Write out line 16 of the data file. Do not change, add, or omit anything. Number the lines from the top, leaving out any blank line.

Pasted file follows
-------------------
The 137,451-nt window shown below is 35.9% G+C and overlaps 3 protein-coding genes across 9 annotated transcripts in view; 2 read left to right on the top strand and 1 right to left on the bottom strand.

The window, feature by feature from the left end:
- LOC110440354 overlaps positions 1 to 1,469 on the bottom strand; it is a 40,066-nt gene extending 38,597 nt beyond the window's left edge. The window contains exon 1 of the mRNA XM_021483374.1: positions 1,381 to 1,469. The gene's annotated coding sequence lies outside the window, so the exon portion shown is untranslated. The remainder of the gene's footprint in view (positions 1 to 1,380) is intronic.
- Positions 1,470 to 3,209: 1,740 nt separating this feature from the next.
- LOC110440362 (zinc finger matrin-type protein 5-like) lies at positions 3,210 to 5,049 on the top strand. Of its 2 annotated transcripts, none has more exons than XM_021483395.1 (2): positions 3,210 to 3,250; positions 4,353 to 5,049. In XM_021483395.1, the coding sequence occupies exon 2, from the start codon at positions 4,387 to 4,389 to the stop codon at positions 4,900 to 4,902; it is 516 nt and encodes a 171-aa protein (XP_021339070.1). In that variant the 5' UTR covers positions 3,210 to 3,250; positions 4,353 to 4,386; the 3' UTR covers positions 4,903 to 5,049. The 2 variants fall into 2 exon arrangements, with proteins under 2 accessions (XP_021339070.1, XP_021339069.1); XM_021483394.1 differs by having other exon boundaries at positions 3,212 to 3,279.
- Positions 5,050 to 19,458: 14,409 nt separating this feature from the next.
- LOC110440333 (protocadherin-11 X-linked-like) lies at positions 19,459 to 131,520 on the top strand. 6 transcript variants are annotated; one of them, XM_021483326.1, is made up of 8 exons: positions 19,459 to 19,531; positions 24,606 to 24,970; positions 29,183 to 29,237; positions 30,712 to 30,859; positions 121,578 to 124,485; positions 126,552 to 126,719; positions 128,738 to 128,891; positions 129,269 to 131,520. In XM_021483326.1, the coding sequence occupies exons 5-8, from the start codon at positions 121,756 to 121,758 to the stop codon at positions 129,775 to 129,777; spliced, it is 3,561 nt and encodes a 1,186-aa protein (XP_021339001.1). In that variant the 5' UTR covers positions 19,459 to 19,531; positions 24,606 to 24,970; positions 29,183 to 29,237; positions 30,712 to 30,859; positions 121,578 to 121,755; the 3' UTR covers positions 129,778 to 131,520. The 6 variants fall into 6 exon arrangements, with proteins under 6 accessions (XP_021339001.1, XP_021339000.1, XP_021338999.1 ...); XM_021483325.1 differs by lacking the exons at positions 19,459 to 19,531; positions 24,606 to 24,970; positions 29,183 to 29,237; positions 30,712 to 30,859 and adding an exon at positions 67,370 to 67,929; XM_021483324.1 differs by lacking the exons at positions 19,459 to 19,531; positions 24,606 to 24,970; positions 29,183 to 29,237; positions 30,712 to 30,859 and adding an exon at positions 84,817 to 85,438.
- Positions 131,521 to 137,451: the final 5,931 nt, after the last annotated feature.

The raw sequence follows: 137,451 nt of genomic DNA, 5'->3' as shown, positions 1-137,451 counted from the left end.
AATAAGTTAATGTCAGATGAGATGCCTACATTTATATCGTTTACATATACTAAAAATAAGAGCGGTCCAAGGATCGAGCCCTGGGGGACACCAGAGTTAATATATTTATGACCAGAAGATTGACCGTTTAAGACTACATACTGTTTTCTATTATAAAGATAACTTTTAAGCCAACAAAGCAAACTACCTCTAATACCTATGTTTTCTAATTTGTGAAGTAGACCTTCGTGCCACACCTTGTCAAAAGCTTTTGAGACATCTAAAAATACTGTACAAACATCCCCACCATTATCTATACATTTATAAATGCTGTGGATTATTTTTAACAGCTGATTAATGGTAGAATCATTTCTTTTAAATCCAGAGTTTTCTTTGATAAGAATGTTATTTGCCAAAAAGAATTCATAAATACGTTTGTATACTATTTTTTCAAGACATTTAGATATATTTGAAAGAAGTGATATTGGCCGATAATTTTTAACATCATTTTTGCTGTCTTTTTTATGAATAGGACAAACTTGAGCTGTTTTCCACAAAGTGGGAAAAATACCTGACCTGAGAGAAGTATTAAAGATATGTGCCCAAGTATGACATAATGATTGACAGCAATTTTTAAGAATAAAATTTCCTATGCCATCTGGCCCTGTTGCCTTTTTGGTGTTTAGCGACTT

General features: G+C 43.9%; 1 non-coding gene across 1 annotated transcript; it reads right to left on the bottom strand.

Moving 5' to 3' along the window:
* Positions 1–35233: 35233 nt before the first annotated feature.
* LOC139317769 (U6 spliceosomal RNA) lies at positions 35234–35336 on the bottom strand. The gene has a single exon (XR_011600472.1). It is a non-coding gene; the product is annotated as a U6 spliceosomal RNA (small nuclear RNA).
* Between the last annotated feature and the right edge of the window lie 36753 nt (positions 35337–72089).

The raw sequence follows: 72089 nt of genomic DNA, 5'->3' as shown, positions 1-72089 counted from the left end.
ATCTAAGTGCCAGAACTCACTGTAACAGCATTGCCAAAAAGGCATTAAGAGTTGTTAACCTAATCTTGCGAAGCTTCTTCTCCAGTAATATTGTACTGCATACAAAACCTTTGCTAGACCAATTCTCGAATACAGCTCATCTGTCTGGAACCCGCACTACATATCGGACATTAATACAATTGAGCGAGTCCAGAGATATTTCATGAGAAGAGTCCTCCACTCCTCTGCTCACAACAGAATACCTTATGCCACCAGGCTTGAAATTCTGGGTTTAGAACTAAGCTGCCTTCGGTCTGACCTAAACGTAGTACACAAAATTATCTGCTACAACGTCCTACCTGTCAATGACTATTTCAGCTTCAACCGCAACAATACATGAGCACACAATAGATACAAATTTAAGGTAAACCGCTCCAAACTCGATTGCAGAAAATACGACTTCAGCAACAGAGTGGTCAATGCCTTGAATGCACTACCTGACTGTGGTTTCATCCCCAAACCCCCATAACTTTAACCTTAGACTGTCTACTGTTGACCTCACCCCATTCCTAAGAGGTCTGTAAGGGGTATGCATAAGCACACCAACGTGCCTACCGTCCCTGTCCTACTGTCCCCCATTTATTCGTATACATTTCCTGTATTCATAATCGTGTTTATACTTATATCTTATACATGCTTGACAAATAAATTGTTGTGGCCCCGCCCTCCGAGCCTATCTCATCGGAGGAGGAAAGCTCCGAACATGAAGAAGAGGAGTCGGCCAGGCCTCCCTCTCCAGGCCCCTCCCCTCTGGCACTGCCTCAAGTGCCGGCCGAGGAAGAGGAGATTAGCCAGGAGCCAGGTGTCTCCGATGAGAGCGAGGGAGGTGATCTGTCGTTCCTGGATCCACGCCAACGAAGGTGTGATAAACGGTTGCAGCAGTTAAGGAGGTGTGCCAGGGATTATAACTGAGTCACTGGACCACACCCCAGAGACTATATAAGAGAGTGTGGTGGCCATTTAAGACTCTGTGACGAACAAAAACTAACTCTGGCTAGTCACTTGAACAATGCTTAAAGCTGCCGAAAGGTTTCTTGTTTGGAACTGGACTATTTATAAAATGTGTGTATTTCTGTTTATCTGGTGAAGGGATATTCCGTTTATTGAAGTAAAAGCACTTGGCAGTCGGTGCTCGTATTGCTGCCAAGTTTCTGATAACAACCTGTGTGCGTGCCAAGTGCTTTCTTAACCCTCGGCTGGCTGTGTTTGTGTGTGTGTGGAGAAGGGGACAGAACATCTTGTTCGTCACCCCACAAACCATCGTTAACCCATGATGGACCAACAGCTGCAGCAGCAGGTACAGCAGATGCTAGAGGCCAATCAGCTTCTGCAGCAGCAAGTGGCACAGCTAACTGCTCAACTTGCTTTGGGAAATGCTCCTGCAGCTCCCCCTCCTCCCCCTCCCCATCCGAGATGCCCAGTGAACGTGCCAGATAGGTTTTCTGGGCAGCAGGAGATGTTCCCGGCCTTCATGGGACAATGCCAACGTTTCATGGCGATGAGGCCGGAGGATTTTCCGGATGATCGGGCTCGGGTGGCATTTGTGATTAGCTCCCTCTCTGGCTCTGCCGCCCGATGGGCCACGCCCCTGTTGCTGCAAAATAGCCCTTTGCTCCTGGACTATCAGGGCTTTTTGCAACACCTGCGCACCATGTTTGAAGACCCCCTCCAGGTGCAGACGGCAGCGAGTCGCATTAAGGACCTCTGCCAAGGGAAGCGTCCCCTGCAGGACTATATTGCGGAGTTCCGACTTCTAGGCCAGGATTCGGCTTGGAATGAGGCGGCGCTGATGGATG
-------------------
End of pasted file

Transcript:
The raw sequence follows: 72089 nt of genomic DNA, 5'->3' as shown, positions 1-72089 counted from the left end.